below: This photo was taken as I stood on Garrison Common and looking towards Strachan Avenue.  This will be the western end of the new park. You can see the underside of the Gardiner as it passes over Strachan Ave which in turn is also a bridge.  This bridge once crossed the Grand Trunk Railway tracks that were built in the 1850s.  New entrances to the park are planned that incorporate the present sloped embankment of the bridge.

The elevated Gardiner Expressway passes over Strachan Ave which in turn has a bridge over what used to be a rail line. The bottom part of the bridge is covered with graffiti. The whole area is a construction site at the moment.

below: A quick aside:  It’s a slightly different angle, but here is a photo of the Strachan Avenue bridge from 1959, before the Gardiner was built.  I suspect that there has been upgrades made to the bridge since then.  Photo credit: R.L. Kennedy, found online (also a good source for the history of the Grand Trunk Railway in Toronto).  Garrison Common is to the right.

vintage photo from 1959, GTR tracks pass besidde Garrison Common park and under the bridge at Strachan Ave

Garrison Common is the green space surrounding Fort York.  It will abut (be continuous with?) the new Bentway.  Fort York is a National Historic Site and on its 43 acre site are original buildings from the War of 1812 as well as an 1813 battle site.  Did you know that the Americans beat us here in 1813 and controlled the city of York (as Toronto was known then) for a few days?

below: The new Fort York Visitors Centre is now open. There is still being work done both inside and outside, but it is open to visitors. For so long the fort was hidden away and difficult to get to; it is nice to see it receiving more attention.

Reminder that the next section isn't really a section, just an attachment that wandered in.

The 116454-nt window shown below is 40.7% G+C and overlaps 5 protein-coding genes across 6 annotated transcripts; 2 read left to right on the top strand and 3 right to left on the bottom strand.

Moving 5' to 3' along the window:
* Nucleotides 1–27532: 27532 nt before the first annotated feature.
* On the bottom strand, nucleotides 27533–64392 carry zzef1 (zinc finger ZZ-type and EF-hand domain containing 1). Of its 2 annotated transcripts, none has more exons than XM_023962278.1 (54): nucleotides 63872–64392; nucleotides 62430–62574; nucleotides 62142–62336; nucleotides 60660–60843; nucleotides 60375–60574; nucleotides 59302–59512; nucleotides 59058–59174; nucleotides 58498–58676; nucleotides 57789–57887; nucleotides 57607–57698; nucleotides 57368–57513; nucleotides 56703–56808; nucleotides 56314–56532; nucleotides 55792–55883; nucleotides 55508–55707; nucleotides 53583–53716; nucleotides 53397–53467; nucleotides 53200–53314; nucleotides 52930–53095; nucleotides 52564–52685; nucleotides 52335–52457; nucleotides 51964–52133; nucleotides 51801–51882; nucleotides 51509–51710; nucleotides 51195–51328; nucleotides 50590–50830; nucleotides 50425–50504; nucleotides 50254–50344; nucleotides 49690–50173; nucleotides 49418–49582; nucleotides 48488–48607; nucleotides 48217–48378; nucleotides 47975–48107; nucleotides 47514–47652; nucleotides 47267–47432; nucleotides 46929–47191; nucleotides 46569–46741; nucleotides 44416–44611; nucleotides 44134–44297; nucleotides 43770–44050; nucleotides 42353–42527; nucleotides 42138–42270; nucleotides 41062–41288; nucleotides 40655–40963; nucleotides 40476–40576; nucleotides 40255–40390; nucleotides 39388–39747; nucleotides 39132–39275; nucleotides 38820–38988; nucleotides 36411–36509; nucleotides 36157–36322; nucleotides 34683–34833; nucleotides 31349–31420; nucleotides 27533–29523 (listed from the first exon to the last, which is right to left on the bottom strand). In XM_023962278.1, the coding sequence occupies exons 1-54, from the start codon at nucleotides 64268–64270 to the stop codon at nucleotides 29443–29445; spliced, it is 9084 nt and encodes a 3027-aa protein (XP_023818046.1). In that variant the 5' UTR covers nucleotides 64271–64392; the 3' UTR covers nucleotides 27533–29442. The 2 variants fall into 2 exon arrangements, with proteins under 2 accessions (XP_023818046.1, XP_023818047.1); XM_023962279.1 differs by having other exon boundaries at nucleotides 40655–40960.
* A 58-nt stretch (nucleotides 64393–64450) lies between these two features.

entrance to Fort York, under the Gardiner, still a construction site but nearing completion

below: Jake from Park People, one of the groups helping to design the new park, stands under the Gardiner as he talks to a group of us on a tour.    Here, by Fort York, the Gardiner is the equivalent of 5 storeys from ground level, the highest it reaches as it crosses the city.

a man is standing in front of a group of people on a walking tour, he is standing under the Gardiner Expressway where it is 5 storeys above ground level.

below: Standing on the grounds of Fort York.  The Bentway will be beyond the stone wall.  You can get a good idea of the spacing between the bents.  These spaces are being referred to as ‘rooms’ and there are 55 of them between Strachan and Spadina.

from the grounds of Fort York looking south to the Gardiner and the condos built beyond it. Grass field in the foreground.

below: One obstacle is the fact that Fort York Blvd passes under the Gardiner on a diagonal.  Plans are to build a pedestrian/cycle bridge over the street.  Also in the photo, note the TTC bus – Fort York and vicinity are finally on a bus route.  Route 121 runs between the Portlands and Fort York via Union Station.

fort york blvd is in the foreground, a TTC bus and a car are on it, the Gardiner is to the right and a short condo building is in the background along with the CN tower

below: The section under the Gardiner Expressway between Bathurst Street and Fort York Blvd is not city owned. It is owned, and has already been developed, by the Onni Group who built the Garrison at Fort York condominiums on either side of it.  This is the eastern end of phase 1.

evening, low angle sunlight shines under the Gardiner Expressway where it has been developed with paving stones and some large rocks.

below: Northbound traffic on Bathurst passes under the Gardiner.

some traffic on Bathurst street on a rainy day, as the street passes under the Gardiner Expressway, condos on the right, construction hoardings on the left.

Phase 2 of the park’s development involves land between Bathurst and Spadina. This is an area that is undergoing a lot of changes at the moment, i.e. a lot of construction.